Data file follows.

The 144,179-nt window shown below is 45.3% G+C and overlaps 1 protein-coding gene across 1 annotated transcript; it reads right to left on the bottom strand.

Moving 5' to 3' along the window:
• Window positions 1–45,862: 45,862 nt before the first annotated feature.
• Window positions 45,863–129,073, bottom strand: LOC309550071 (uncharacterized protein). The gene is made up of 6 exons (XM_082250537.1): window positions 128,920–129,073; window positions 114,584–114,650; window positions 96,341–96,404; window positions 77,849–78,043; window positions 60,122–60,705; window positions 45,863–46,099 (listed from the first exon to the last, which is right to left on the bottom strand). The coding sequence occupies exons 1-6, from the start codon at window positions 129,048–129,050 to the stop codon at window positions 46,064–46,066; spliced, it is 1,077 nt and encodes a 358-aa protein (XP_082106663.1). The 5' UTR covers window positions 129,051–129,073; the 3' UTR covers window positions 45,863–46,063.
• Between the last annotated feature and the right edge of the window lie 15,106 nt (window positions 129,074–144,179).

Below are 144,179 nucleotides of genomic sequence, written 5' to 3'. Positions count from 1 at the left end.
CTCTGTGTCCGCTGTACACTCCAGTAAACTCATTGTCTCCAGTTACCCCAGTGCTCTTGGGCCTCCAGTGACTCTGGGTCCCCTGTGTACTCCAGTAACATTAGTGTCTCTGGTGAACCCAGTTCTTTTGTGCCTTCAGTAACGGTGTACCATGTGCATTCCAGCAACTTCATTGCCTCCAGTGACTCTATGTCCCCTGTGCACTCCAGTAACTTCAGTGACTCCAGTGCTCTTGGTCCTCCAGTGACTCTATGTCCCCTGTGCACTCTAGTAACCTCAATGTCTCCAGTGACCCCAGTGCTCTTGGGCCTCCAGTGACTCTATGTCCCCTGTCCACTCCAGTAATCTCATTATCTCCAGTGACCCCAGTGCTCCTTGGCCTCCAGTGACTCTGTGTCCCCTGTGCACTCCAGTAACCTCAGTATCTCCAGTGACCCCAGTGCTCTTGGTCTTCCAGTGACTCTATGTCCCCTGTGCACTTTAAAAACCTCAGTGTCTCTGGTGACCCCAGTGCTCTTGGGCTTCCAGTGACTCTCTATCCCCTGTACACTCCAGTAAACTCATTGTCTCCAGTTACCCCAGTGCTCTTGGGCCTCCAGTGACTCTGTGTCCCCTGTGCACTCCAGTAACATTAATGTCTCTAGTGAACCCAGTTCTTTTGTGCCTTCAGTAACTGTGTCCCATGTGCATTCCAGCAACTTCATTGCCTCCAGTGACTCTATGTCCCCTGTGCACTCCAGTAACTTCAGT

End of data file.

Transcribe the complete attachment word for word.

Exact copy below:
The 144,179-nt window shown below is 45.3% G+C and overlaps 1 protein-coding gene across 1 annotated transcript; it reads right to left on the bottom strand.

Moving 5' to 3' along the window:
• Window positions 1–45,862: 45,862 nt before the first annotated feature.
• Window positions 45,863–129,073, bottom strand: LOC309550071 (uncharacterized protein). The gene is made up of 6 exons (XM_082250537.1): window positions 128,920–129,073; window positions 114,584–114,650; window positions 96,341–96,404; window positions 77,849–78,043; window positions 60,122–60,705; window positions 45,863–46,099 (listed from the first exon to the last, which is right to left on the bottom strand). The coding sequence occupies exons 1-6, from the start codon at window positions 129,048–129,050 to the stop codon at window positions 46,064–46,066; spliced, it is 1,077 nt and encodes a 358-aa protein (XP_082106663.1). The 5' UTR covers window positions 129,051–129,073; the 3' UTR covers window positions 45,863–46,063.
• Between the last annotated feature and the right edge of the window lie 15,106 nt (window positions 129,074–144,179).

Below are 144,179 nucleotides of genomic sequence, written 5' to 3'. Positions count from 1 at the left end.
CTCTGTGTCCGCTGTACACTCCAGTAAACTCATTGTCTCCAGTTACCCCAGTGCTCTTGGGCCTCCAGTGACTCTGGGTCCCCTGTGTACTCCAGTAACATTAGTGTCTCTGGTGAACCCAGTTCTTTTGTGCCTTCAGTAACGGTGTACCATGTGCATTCCAGCAACTTCATTGCCTCCAGTGACTCTATGTCCCCTGTGCACTCCAGTAACTTCAGTGACTCCAGTGCTCTTGGTCCTCCAGTGACTCTATGTCCCCTGTGCACTCTAGTAACCTCAATGTCTCCAGTGACCCCAGTGCTCTTGGGCCTCCAGTGACTCTATGTCCCCTGTCCACTCCAGTAATCTCATTATCTCCAGTGACCCCAGTGCTCCTTGGCCTCCAGTGACTCTGTGTCCCCTGTGCACTCCAGTAACCTCAGTATCTCCAGTGACCCCAGTGCTCTTGGTCTTCCAGTGACTCTATGTCCCCTGTGCACTTTAAAAACCTCAGTGTCTCTGGTGACCCCAGTGCTCTTGGGCTTCCAGTGACTCTCTATCCCCTGTACACTCCAGTAAACTCATTGTCTCCAGTTACCCCAGTGCTCTTGGGCCTCCAGTGACTCTGTGTCCCCTGTGCACTCCAGTAACATTAATGTCTCTAGTGAACCCAGTTCTTTTGTGCCTTCAGTAACTGTGTCCCATGTGCATTCCAGCAACTTCATTGCCTCCAGTGACTCTATGTCCCCTGTGCACTCCAGTAACTTCAGT